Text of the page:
Why did Mt. Saint Helen almost self-destruct instead of erupting like we know most volcanoes to?


I didn’t know about Mt. Saint Helen today, and watching the videos, it feels almost unreal. What’s the science behind it?

In: Geology

There was a huge amount of carbon dioxide and sulfur dioxide gasses under a huge amount of compression in the lava before it erupted. When it erupted the gasses fizzed the lava like a shook up soda bottle. Those gasses when they came out of compression exploded the molten lava, which resulting in all the ash.
This type of volcano is called a composite volcano.

Many volcanos behave like St Helens. Or rather, St helens behaves like many volcanos: The hole at the top gets blocked. Gasses dissociating from magma result in a buildup of pressure. Eventually, that pressure is sufficient to shatter the blockage and erupt out the top. In Helens’ case, it got stuck in a tube to the side of the cone instead of at the top of it, and the explosion blew the side of the mountain off instead of the top of it. [Here](https://youtu.be/AYla6q3is6w)’s a video that shows the lop-sided nature of the magma build-up. Then, a large earthquake caused the side of the mountain to collapse, releasing all of the trapped gas all at once instead of gradually over time: as if you were to shake up a can of coke and then cut the top off with a sword, instead of just popping the cap.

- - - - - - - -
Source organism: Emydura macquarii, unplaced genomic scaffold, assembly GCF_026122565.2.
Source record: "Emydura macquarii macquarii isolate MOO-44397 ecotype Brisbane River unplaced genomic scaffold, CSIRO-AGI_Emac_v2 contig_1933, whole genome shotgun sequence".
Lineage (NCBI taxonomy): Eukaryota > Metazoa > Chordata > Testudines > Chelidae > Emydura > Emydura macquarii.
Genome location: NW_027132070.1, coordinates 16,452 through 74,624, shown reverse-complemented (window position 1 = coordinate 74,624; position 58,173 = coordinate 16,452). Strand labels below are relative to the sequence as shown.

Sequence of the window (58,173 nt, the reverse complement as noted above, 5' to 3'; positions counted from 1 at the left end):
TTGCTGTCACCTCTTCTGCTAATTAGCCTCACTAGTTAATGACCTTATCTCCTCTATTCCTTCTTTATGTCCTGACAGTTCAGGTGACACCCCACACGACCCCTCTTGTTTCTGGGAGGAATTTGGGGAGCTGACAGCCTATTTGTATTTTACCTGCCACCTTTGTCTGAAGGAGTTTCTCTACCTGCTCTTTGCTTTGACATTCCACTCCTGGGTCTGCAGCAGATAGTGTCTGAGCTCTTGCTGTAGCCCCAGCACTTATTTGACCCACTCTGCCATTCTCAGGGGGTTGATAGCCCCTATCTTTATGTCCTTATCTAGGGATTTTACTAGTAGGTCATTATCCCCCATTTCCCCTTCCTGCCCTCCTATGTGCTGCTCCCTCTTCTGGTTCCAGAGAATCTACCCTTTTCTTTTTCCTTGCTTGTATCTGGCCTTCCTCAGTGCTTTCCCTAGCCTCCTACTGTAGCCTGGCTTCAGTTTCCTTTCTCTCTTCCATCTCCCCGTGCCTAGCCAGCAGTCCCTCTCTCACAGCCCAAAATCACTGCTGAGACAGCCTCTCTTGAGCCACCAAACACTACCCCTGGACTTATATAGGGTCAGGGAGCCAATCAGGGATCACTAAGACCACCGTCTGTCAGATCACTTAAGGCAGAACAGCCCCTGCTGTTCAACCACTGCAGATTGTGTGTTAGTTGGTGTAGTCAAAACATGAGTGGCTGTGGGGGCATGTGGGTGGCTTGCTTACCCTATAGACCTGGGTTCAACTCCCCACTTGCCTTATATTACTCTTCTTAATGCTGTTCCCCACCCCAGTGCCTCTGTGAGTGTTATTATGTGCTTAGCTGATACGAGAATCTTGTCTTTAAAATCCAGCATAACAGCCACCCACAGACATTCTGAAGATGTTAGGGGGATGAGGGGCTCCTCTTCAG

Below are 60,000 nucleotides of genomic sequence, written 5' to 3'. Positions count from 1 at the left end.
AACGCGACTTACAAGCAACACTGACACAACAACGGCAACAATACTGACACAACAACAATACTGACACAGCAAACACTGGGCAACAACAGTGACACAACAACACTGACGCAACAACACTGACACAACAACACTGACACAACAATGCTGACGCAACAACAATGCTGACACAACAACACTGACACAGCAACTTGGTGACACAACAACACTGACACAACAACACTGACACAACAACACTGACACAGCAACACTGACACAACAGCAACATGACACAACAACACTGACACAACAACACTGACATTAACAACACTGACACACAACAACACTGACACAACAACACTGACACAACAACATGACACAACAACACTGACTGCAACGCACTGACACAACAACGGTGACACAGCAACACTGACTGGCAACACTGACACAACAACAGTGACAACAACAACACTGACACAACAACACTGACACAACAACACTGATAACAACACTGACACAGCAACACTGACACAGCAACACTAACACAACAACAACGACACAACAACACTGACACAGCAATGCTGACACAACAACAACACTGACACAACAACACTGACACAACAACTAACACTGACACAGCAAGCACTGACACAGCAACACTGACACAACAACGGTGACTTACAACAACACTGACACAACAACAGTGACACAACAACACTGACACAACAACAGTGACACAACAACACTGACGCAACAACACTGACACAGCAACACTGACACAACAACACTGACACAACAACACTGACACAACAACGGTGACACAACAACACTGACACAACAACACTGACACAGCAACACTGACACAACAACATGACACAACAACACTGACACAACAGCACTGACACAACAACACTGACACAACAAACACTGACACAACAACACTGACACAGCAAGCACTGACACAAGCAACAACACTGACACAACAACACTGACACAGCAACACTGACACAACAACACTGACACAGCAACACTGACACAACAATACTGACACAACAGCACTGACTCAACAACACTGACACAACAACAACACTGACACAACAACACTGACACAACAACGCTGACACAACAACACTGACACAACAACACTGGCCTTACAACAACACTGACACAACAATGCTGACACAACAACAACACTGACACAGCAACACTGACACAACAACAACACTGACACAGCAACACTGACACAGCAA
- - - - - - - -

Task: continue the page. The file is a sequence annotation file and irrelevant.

You’re probably thinking that Hawaiian-style volcanoes, with flowing lava, are the most common form of volcanoes, and they’re not. The pyroclastic granite type like Mt. Saint Helens, the ones that go BOOM, are far more common. The difference is primarily the chemical nature of the rock/magma involved.